Consider the comma. At first glance, it might seem insignificant - a period with a tail, a raindrop in the wind, respected only by grammarians.
But the guardians of Baltimore's most prestigious art school think otherwise. The comma, they say, can loom very large, creating divisions where none exist, acting as a Berlin Wall of punctuation.
Which is why, after a year of deliberation, the Maryland Institute, College of Art is casting the comma aside.
As the fall semester kicked off this week, the word came down to returning professors and students: Henceforth, the art school in Bolton Hill will be the Maryland Institute College of Art - no comma, no pause, no division.
"We decided after all these years we could have an integrated whole," MICA President Fred Lazarus said. "We don't need the line in the middle anymore."
Name changes are nothing new in higher education - colleges are forever agonizing about how to improve their image or clear up confusion created by overlong titles. In 1997, Towson State University paid $200,000 to a New York firm to oversee its plans to drop the "state."
This year, Salisbury State University also dropped its "state" (at a much lower cost), becoming the regal-sounding Salisbury University in its quest for broader appeal. "Frankly, people were sick of the `Salisbury Steak' jokes," Salisbury President Janet Dudley-Eshbach said. "It got a little annoying."
It all comes down to branding, said University System of Maryland Chancellor Donald N. Langenberg, who before he came to Maryland oversaw a name change at the University of Illinois' Chicago campus. In Maryland, he presided over the addition of two commas - at University of Maryland, College Park and University of Maryland, Baltimore.
"You want public recognition," he said. "Academics are terribly vain, and prestige and status mean everything to them." But MICA's comma deletion might be in a class by itself, coming as it does at a small, offbeat institution that prides itself on a healthy disregard for the image preoccupations of other colleges. MICA officials were slightly abashed in announcing what they billed as their "streamlined" new name, as if afraid it smacked too much of a marketing ploy.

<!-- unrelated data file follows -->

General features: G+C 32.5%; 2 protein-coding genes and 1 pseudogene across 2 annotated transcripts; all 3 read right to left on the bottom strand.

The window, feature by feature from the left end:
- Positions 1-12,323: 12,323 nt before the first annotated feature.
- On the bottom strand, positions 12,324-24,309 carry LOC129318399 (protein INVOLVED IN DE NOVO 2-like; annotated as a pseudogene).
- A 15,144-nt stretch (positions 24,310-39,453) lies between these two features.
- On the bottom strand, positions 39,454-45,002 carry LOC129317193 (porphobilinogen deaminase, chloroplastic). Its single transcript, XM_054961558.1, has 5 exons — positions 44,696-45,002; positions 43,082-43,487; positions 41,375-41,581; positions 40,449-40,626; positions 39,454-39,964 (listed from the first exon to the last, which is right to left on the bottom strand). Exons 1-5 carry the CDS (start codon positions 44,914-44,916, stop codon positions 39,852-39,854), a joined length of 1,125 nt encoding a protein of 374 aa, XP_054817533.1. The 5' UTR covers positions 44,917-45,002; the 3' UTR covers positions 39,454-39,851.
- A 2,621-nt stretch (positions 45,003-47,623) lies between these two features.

"We went through an unbelievably elaborate process to end up here," Lazarus said. "Having gone through the whole process, some of us said, `Shouldn't we be doing something more than dropping the comma?'"
Year of planning
It all started a year ago, when the 1,300-student college, which offers classes ranging from sculpture to digital imaging, launched a full-scale self-examination to prepare for its 175th anniversary this year. One of the top issues was whether to change the school's unwieldy name, which most students shorten to "MICA."
A Chicago consultant was brought in - MICA won't say at what price - to help poll alumni, students and prospective students. Focus groups and subcommittees considered: Would the school be better known as simply the Maryland Institute or the Maryland College of Art?
Both abbreviations were rejected. Each half of the name, it was argued, represented a part of the school's past - its beginning as an institute that instructed artisans in practical applications of their trade, and its development as a fine arts college in the 1960s, when the school began awarding degrees and took on its current name.
All anyone could agree on was dropping the comma, to unite the practical and artistic ends represented by each half of the name. Keeping the full name, sans comma, would allow students to keep using the MICA acronym, which officials deemed acceptable.
"We just want them both, `institute' and `college,'" said Doug Frost, the school's vice president for development. "We found out that people are really attached to both of the words."
Last week, large comma-less banners went up along Mount Royal Avenue, and school officials are trying to ingrain the new style in old-guard professors who still refer to MICA as "the institute."
Student reaction mixed
Students are giving the comma deletion mixed reviews. Sophomore Liz Grotyohann said the comma-less name would prevent people not familiar with MICA from thinking she attends a College of Art that is only part of a larger Maryland Institute.
But others say the comma will be missed. Without the brief pause it provided, the name will be a mouthful, said junior Carrie Warseck. "It's kind of long to say with one breath," she said.
And having two similar words, `college' and `institute,' next to each other is odd, freshman Ken Nock said. "There's no such thing as an institute college," he said. "It doesn't make any sense."
The fact remains, students said, that people outside Baltimore don't know what students are referring to when they say they attend MICA - something some students said they like because it makes them feel like part of a secret club. Freshman Dana Beuhler said her mother got blank looks when she tried to tell her Houston dentist what school her daughter attends.
"The name's just too long to begin with," she said.
MICA enjoys one advantage. With a small campus and few signs, it won't cost much to convert to a comma-less existence. Towson University spent thousands on new football uniforms, stationery and buses, but MICA spokeswoman Kim Carlin said the school won't replace supplies bearing the old name until they wear out.
Being an art school, though, MICA must confront an abstract conundrum: What happens to all the deleted commas?
"We're thinking of storing the comma supply in a conceptual building," Frost said. "We're going to conceive of a building and put all the commas there."